2) Government mandated "charity" has suppressed private charity which often does a far better job in helping people in need rather than merely creating more dependent pawns of the politicians who hand out goodies to the supposed needy.
    just watch the news, people
    look at all the reports of the marches of the citizens in other industrialized nations complaining that they have comprehensive single payer health care
    probably because they receive that health care at a cost not more than 50% of what it is per capita in the USA
    we are negotiating about dividing a pizza and in the meantime israel is eating it
    once you're over the hill you begin to pick up speed

  9. #79
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    Re: How will SCOTUS rule on the Individual Mandate?

    Quote Originally Posted by lizzie View Post
    How so? What do you think the purpose of a public hospital is? I'll be interested in what you believe public care is, and where you think the funding comes from. I assure you that clueless is something I am not, when the subject is health care.
    She explained how you're clueless in the rest of your post, which you cut short... Public hospitals don't pay the tab for everybody walking into the door. To get completely free service, you have to meet certain requirements. The uninsured and the unemployed and uninsured, are two very different types of people.

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    Re: How will SCOTUS rule on the Individual Mandate?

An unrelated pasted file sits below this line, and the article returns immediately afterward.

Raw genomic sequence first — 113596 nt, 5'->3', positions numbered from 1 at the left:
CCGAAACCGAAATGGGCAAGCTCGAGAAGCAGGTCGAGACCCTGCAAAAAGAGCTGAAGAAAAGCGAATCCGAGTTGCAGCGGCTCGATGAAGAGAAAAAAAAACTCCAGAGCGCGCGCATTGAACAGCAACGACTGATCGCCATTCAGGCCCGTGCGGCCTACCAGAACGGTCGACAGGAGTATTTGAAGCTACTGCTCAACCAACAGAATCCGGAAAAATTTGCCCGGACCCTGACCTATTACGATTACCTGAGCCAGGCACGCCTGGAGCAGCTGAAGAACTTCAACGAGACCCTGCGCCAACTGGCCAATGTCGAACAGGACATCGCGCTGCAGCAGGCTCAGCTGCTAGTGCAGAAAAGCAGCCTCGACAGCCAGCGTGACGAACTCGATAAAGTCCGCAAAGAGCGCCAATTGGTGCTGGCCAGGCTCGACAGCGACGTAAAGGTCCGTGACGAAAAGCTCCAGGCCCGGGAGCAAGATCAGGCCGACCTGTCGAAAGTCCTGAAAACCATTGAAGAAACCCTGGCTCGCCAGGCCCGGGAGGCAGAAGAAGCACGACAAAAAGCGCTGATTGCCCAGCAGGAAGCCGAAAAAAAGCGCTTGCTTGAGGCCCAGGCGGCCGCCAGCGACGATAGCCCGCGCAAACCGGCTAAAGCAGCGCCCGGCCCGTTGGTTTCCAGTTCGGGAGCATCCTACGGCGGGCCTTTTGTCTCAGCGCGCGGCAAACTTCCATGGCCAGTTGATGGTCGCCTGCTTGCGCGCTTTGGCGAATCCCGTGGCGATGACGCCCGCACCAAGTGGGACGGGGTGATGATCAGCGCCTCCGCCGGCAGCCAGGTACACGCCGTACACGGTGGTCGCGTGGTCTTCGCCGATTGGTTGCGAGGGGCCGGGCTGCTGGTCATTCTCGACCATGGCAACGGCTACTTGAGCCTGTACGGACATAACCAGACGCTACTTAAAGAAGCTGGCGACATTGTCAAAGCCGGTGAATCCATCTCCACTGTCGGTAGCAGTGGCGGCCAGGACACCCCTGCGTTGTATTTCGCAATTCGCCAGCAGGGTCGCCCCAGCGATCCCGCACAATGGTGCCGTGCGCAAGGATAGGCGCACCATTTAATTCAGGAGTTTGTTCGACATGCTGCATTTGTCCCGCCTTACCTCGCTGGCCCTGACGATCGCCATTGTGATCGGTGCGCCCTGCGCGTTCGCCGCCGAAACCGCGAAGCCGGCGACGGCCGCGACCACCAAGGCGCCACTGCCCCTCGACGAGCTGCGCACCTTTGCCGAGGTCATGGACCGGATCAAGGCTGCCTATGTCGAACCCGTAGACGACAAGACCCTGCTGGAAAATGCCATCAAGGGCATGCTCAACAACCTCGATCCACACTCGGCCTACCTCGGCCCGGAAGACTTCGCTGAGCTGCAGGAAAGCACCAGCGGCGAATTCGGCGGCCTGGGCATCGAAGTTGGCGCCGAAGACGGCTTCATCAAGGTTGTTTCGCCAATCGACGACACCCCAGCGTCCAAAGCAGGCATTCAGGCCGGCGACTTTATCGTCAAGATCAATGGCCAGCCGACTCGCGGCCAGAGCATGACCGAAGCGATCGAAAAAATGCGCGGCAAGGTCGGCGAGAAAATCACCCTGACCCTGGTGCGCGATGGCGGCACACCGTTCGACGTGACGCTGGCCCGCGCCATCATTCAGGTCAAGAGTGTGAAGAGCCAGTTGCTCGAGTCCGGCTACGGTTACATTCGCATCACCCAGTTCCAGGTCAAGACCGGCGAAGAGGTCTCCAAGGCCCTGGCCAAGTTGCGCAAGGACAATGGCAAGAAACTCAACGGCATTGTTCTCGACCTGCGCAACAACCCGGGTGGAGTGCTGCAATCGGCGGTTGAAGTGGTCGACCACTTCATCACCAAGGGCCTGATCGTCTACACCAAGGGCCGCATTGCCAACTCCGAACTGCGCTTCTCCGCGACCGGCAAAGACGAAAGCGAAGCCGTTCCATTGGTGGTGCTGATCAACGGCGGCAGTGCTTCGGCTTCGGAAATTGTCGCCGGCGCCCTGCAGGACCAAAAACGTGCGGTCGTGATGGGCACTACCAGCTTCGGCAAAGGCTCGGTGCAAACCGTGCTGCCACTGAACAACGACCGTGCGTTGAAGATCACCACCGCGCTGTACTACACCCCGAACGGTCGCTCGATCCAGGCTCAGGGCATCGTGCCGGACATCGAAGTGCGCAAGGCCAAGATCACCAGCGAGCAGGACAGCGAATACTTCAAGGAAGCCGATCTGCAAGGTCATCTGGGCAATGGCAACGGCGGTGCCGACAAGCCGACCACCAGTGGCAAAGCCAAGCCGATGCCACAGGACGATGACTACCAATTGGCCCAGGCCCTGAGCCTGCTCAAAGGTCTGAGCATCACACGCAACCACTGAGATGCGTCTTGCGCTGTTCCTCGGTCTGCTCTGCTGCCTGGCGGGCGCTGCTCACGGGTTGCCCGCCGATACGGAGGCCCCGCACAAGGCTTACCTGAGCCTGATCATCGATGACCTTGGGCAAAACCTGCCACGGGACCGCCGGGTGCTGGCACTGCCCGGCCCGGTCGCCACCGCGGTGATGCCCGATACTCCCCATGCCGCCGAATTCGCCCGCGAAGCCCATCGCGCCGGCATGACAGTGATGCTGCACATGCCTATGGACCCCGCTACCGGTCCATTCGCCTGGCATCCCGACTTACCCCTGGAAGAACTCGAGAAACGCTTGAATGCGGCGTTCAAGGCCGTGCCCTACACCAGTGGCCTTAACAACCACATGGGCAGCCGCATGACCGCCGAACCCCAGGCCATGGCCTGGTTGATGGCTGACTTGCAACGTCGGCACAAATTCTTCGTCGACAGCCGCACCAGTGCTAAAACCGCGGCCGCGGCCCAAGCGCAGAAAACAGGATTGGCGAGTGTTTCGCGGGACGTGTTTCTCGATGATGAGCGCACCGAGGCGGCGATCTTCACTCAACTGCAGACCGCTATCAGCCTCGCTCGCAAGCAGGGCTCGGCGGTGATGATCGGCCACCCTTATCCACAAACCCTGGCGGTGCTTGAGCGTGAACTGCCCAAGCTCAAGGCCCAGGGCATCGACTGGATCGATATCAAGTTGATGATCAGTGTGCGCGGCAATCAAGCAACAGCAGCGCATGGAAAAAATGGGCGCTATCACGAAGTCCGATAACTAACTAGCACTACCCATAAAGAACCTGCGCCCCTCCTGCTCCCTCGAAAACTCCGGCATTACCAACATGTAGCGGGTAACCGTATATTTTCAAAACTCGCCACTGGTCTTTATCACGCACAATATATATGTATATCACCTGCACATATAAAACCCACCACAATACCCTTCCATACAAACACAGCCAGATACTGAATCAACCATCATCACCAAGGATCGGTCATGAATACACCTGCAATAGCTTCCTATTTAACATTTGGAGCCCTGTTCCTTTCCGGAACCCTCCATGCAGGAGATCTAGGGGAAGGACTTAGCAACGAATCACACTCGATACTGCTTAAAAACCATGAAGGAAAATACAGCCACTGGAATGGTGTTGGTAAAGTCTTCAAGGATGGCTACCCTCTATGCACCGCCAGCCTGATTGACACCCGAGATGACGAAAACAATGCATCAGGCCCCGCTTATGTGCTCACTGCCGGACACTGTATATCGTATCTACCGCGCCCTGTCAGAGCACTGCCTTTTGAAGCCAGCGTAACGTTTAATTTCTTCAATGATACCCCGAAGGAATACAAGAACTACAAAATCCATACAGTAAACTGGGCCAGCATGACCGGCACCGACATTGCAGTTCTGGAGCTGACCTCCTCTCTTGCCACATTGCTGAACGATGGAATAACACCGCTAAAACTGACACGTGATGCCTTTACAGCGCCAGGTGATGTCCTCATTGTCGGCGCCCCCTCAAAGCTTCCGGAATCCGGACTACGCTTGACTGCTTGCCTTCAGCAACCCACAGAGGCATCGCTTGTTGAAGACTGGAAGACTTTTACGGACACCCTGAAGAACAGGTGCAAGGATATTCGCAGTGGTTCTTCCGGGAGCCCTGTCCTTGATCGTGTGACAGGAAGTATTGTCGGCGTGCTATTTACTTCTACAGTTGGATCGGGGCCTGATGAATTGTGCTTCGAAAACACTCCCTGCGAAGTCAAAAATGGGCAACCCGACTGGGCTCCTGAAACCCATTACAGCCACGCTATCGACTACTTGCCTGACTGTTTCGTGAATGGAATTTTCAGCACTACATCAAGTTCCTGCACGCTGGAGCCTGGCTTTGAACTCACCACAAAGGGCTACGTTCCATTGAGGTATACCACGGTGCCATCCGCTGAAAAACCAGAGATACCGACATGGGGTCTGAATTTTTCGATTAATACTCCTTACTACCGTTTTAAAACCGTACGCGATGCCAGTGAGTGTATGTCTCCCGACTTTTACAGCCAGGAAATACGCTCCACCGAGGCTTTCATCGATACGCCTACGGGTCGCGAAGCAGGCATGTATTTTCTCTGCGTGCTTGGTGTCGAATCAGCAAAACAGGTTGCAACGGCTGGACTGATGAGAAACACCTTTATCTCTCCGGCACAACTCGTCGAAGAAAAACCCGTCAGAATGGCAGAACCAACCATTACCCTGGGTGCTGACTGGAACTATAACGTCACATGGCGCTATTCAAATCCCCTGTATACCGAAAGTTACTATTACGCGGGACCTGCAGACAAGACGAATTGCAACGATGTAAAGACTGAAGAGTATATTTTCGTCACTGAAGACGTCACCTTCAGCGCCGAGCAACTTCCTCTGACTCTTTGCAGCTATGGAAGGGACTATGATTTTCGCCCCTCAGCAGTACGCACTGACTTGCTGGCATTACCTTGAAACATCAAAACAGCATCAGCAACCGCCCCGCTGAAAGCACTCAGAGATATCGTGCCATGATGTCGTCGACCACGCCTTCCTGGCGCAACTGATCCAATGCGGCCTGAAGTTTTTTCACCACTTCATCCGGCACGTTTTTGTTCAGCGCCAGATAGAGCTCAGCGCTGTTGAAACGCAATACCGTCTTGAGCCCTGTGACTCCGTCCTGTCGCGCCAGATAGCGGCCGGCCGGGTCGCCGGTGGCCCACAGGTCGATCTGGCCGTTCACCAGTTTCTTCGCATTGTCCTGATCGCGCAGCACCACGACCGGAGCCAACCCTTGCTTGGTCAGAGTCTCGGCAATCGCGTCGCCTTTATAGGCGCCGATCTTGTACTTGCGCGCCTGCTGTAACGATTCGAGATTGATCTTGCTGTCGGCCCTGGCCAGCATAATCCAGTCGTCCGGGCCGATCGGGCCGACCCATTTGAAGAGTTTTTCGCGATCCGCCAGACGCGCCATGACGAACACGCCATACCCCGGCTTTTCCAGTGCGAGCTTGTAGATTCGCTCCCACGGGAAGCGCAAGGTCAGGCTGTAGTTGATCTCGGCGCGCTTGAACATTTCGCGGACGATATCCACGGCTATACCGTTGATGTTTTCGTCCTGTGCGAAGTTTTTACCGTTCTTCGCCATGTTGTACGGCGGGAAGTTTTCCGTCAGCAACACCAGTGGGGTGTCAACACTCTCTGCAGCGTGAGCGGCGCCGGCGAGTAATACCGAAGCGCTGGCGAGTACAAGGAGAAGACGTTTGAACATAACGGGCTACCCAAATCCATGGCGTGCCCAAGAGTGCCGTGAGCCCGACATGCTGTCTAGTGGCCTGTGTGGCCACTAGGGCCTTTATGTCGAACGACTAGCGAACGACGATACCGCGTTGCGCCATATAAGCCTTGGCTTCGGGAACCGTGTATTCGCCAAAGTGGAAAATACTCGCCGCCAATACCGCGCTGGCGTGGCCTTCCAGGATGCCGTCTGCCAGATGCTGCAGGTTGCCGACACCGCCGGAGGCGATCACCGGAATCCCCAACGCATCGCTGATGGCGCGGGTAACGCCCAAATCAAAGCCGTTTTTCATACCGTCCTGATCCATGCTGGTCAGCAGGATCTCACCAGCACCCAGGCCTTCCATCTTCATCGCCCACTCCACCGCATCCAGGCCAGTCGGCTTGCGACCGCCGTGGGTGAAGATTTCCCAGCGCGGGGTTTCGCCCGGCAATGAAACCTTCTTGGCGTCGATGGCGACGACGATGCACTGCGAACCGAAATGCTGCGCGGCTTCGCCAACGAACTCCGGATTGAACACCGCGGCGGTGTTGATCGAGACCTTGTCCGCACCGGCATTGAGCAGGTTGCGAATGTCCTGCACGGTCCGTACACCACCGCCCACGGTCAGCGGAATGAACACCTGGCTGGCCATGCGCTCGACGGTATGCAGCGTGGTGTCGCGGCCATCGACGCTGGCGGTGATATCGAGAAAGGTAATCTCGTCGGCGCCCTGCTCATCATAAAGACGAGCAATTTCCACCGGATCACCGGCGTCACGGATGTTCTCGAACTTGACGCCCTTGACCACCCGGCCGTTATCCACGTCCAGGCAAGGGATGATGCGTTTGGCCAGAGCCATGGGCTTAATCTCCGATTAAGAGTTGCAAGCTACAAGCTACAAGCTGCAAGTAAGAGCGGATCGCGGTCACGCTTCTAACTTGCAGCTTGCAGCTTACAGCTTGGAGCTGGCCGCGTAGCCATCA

Quote Originally Posted by lizzie View Post
    Yes, it will work. Charity hospitals are typically excellent at handling serious emergencies. In fact, it's what they usually excel at. If I were in a serious car accident, or shot by a criminal, I would prefer to be careflighted to our nearest public facility, where they deal with trauma on a regular basis.
    I sense some contradictions in your statements...

    Quote Originally Posted by lizzie View Post
    To the bolded: government regulations. An institution which doesn't rely on outside payor sources can provide care in a more efficient manner, and they aren't bogged down in bureaucratic crap. They provide a service that is focused on the patient, and meeting the patient's needs. I have worked as an RN for 28 years now. The more regulations we have to comply with, the more hours are spent on non-patient care related bull****.
    So the public hospitals are more efficient and more patient focused, but you'd trust your life with a public hospital when it comes to an emergency situation?

    I am not sure what you're really trying to say...